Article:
This course focuses on statistical concepts commonly used in economics, business and other behavioral sciences. It covers the collection, organization, presentation, analysis, and interpretation of numerical data. Major topics include organizing and describing data using graphs, tables, and charts; calculating and interpreting descriptive statistics including measures of central tendency and measures of dispersion; probability and sampling distributions; statistical inference; correlation and linear regression; analysis of variance, chi-square and t-tests. Computer software and/or hand calculations will be used in this course to calculate, organize and display statistical information. Results generated either by hand calculation, the use of computer software, articles or textbook examples will be used to analyze and interpret statistical findings.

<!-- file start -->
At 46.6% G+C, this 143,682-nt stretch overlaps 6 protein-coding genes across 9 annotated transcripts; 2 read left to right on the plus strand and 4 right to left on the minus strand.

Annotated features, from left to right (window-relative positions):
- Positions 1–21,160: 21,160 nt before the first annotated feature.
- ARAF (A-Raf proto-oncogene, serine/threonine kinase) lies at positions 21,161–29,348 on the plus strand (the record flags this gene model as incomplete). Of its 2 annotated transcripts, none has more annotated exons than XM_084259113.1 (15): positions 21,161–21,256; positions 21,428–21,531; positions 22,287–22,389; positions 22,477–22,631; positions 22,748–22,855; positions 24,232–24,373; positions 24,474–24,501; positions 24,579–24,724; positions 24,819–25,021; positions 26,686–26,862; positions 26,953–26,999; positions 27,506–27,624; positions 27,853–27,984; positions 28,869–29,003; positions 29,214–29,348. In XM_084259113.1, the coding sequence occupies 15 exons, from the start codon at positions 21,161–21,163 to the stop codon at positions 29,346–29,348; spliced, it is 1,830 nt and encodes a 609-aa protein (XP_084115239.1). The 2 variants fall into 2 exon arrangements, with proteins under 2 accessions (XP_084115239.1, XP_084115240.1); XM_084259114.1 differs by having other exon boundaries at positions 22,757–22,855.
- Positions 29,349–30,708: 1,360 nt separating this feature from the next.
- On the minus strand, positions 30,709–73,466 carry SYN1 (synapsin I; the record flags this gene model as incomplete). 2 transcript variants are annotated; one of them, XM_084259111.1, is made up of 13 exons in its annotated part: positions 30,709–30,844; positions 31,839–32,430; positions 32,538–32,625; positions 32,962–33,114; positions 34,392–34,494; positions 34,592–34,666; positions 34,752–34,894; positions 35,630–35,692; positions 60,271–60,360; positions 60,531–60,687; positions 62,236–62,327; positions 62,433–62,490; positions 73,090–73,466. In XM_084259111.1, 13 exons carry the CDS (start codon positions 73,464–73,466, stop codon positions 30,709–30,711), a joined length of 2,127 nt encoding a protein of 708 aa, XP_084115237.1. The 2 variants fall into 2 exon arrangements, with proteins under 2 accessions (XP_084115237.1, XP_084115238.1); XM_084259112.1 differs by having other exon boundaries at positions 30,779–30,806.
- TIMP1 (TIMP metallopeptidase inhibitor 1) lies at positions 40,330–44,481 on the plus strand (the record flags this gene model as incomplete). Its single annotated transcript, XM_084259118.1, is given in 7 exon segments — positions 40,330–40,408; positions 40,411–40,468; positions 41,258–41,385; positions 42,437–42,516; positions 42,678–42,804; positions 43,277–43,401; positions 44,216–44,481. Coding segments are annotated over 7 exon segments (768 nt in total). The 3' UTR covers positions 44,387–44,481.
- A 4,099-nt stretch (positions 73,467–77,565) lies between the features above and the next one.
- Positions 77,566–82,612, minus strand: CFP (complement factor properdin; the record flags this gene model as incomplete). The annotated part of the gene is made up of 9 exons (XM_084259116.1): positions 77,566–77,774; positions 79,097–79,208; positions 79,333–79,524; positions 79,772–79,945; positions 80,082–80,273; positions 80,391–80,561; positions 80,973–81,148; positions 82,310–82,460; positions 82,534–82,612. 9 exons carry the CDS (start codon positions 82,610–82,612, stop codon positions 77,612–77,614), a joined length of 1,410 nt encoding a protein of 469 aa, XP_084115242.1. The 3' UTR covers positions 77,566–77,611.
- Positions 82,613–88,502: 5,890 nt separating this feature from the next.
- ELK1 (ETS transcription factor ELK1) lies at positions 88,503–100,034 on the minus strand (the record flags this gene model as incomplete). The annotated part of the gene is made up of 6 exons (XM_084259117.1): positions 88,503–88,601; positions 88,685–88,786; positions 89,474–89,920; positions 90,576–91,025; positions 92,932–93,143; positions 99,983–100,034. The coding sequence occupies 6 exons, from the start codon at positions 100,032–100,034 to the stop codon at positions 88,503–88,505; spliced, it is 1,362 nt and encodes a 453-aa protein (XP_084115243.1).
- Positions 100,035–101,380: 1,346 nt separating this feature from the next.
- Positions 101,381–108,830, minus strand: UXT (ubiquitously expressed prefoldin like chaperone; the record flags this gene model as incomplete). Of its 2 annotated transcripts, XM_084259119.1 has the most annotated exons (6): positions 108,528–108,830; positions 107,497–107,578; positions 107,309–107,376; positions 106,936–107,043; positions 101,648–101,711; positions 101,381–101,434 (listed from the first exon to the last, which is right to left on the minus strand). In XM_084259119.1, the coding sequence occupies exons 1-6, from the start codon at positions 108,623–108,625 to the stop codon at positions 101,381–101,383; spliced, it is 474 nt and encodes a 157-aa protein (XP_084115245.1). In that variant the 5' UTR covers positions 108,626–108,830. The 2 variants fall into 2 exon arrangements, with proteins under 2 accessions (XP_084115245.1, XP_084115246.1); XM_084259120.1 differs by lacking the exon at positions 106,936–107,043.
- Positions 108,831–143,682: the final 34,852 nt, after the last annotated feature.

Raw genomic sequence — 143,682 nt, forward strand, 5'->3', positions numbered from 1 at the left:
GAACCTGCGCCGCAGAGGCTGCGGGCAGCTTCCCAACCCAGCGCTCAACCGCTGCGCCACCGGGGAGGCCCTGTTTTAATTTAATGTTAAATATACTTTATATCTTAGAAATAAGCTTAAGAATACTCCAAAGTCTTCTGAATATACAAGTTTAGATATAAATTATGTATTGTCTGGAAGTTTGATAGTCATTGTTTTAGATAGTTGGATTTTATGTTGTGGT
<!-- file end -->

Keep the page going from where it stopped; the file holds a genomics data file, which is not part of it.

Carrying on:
Student Learning Outcomes

Upon completion of this course, the student will be able to:

  • SLO1: Define common statistical terms.
  • SLO2: Organize and display data. This includes the ability to:
  • Identify methods used to collect and generate data and identify advantages and disadvantages of each. Construct tables, frequency distributions, pie charts, and plot histogram, stem and leaf plots, boxplots, and scatterplots. Identifying different scales of measurement including Nominal, Ordinal, Interval, and Ratio.
  • SLO3: Calculate and analyze descriptive statistics. This includes the ability to: